Had any library patrons peeked into the windows of the Scott Township Library last Friday morning, they would have been shocked by the scene unfolding before them: librarians ripping up perfectly good magazines, eating gooey chocolate cucakes and using gluesticks with reckless abandon. Have they gone mad?
All this anarchy was part of Punk Rock Scrapbooking, a continuing education worskhop instructed by Shannon McNeill of Scott Township Library. After seeing her teens have such a fabulous time at her Punk Rock Scrapbooking programs, Shannon wanted to share the craft with other librarians in the county. And share they did! For two hours, a group of ten youth services and/or teen librarians tore, folded, cut, and plastered images of all sizes to create collages reflective of their personalities.
A few factors separate Punk Rock Scrapbooking (PRS) from more traditional forms of scrapbooking. For one, it's more cost efficient. Instead of a fancy scrapbooking album, Shannon explained, PRS uses a cheap-o lined notebook, which can be found for next to nothing during back-to-school time. In lieu of photos and scrapbooking tchochkes that cost an arm and a leg at the craft store, the PRS method calls for discarded magazines or other scraps with visual interest. Shannon also recommends trolling the clearance bins at Big Lots and the dollar stores for random craft supplies that can be used on the pages.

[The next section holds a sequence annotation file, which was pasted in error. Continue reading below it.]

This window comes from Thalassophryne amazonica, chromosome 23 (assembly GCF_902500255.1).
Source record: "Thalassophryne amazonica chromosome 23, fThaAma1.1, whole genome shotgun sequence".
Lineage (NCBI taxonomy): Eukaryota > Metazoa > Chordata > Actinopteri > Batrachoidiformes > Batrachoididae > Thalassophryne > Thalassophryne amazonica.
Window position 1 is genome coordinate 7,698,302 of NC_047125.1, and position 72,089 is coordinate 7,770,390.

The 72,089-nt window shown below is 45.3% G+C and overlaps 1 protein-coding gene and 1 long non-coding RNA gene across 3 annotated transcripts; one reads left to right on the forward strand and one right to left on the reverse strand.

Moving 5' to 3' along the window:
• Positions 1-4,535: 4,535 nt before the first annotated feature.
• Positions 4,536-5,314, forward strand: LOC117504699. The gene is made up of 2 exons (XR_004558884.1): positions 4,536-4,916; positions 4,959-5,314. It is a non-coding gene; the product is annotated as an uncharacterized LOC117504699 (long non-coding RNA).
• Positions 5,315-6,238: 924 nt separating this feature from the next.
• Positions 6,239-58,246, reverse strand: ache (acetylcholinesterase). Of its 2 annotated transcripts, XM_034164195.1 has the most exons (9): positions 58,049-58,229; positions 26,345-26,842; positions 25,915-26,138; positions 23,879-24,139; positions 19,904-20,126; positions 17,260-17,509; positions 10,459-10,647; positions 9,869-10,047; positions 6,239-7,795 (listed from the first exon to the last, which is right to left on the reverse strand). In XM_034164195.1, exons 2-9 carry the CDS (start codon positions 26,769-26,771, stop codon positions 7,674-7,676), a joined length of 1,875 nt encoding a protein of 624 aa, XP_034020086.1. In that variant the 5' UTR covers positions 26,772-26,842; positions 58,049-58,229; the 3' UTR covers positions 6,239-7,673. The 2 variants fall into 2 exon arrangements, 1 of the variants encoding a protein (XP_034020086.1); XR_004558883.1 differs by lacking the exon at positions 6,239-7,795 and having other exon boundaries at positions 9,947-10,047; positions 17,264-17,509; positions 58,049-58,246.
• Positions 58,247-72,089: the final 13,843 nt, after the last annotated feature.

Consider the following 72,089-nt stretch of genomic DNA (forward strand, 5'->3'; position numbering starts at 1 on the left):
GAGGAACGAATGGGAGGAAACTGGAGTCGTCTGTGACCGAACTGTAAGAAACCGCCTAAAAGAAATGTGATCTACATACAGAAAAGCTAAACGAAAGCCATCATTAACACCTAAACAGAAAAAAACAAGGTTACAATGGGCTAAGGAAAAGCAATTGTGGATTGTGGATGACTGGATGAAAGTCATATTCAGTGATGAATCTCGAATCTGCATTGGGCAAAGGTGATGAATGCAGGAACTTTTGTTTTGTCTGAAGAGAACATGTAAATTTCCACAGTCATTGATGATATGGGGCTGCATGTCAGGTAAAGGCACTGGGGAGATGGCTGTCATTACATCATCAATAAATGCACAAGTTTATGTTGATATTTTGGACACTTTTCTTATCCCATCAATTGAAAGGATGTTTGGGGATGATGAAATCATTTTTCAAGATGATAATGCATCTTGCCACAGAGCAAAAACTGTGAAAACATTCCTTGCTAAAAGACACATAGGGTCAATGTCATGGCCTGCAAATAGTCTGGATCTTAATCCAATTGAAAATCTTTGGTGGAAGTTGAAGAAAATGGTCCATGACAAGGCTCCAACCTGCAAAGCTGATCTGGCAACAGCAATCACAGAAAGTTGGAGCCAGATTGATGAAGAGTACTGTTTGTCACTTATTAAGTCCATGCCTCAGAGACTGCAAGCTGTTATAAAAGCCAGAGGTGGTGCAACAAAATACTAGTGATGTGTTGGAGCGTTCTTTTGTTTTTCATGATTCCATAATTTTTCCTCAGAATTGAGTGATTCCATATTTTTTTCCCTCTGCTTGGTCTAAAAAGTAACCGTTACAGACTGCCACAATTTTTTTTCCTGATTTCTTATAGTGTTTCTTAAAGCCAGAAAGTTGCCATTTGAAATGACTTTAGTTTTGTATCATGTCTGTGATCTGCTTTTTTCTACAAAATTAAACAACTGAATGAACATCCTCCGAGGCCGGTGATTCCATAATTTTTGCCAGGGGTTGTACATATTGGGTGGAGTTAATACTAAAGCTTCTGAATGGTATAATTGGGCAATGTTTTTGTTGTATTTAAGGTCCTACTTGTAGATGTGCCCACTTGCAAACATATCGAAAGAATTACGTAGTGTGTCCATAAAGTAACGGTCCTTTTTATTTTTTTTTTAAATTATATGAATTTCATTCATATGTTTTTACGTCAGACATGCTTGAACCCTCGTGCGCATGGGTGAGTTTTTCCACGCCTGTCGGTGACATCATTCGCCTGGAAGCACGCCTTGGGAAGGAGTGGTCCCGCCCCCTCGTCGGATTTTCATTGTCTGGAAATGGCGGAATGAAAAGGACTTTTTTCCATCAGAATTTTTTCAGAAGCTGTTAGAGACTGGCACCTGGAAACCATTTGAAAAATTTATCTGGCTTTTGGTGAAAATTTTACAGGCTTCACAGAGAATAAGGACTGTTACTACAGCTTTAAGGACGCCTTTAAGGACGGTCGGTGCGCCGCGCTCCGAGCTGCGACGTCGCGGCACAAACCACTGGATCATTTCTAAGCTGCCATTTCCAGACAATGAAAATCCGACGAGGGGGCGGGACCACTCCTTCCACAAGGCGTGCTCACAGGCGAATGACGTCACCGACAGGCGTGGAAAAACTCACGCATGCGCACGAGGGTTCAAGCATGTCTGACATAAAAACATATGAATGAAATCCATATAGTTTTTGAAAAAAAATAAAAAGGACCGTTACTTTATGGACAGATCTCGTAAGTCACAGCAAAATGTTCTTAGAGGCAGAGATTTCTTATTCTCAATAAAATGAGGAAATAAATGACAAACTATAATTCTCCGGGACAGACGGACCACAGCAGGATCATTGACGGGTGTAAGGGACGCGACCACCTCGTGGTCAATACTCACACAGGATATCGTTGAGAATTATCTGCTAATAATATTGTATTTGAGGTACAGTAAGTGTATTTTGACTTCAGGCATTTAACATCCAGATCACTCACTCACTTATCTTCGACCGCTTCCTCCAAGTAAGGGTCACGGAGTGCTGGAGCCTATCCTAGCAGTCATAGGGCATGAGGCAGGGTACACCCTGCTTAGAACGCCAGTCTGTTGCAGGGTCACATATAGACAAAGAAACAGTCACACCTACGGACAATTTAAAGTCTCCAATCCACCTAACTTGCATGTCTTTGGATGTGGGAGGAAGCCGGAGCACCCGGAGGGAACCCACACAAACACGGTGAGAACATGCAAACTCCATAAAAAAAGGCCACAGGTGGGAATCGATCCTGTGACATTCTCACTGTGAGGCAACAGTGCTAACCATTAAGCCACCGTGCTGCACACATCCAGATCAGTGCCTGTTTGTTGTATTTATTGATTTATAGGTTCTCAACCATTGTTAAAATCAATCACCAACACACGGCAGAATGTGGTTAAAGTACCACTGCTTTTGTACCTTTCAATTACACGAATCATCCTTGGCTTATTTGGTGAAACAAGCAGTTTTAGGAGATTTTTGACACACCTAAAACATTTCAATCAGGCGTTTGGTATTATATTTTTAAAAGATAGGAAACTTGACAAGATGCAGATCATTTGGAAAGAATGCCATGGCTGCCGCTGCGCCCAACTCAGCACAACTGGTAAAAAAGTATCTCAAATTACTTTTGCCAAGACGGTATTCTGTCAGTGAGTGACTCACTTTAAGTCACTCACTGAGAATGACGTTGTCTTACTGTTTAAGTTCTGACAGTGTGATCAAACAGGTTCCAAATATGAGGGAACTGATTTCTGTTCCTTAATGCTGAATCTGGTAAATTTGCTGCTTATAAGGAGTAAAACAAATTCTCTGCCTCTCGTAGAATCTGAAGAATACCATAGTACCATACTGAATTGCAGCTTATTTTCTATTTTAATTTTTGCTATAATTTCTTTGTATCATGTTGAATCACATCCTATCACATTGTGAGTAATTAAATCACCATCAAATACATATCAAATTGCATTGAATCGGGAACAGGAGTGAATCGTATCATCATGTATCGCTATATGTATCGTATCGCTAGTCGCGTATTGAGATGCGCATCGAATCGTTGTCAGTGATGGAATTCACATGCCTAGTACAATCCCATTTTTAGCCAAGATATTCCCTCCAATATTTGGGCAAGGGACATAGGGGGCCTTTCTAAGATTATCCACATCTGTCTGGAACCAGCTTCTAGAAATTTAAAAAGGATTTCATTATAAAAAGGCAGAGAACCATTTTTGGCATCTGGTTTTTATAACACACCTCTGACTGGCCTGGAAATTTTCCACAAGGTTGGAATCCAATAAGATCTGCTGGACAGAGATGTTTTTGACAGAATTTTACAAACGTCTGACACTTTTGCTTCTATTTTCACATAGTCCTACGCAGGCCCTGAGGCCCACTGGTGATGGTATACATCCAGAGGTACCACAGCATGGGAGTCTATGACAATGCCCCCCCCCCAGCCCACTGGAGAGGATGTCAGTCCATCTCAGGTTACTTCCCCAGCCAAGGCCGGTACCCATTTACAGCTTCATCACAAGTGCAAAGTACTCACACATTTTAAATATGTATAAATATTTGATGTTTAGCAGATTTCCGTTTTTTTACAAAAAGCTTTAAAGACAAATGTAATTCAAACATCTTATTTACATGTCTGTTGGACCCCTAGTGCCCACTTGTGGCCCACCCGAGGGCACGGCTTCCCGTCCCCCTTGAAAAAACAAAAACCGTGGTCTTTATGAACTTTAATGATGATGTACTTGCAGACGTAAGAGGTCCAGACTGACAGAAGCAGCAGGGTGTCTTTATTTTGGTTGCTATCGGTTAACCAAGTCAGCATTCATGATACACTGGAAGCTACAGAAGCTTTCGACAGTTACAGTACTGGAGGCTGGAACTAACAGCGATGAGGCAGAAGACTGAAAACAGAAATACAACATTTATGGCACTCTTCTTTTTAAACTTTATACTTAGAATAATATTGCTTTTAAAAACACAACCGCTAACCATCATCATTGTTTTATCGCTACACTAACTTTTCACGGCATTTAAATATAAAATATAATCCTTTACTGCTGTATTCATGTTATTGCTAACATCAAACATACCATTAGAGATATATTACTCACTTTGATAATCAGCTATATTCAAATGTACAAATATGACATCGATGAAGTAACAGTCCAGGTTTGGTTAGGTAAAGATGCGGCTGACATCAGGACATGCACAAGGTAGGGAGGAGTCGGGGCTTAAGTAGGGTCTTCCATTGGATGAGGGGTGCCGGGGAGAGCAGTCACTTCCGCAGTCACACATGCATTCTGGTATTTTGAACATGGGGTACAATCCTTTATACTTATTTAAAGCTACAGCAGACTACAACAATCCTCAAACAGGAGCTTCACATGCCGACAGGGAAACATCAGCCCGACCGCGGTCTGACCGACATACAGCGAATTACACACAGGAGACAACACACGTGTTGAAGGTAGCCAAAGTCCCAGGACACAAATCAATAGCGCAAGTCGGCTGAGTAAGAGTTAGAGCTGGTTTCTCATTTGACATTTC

It soon becomes apparent what makes this craft so punk rock-ish: there are no rules! Punk rock music embraces a very DIY spirit. Think of the original punk rockers with their safety-pinned and torn up clothes, their handmade, photocopied 'zines and their general anti-establishment take on life. As we all know, the best kinds of art projects for teens and children are those that allow for personal expression. As much as we love organized crafts where everyone glues on their googly eyes in the same place at the same time, sometimes it's fun to break lose and ROCK OUT with freestyle crafting!
To keep the Punk Rock Scrapbooking going, Shannon suggested that participants be encouraged to swap notebooks at school. For example, a teen named Madison might make a page about herself, then pass along the notebook to her BFF Brittany who would then go home and make a page about herself, then she'd pass it along to Taylor who would make a page about herself. The possibilities for collaboration and social interaction are endless! As an added bonus: Punk Rock Scrapbooking is a great excuse to look at pictures of Zac Efron!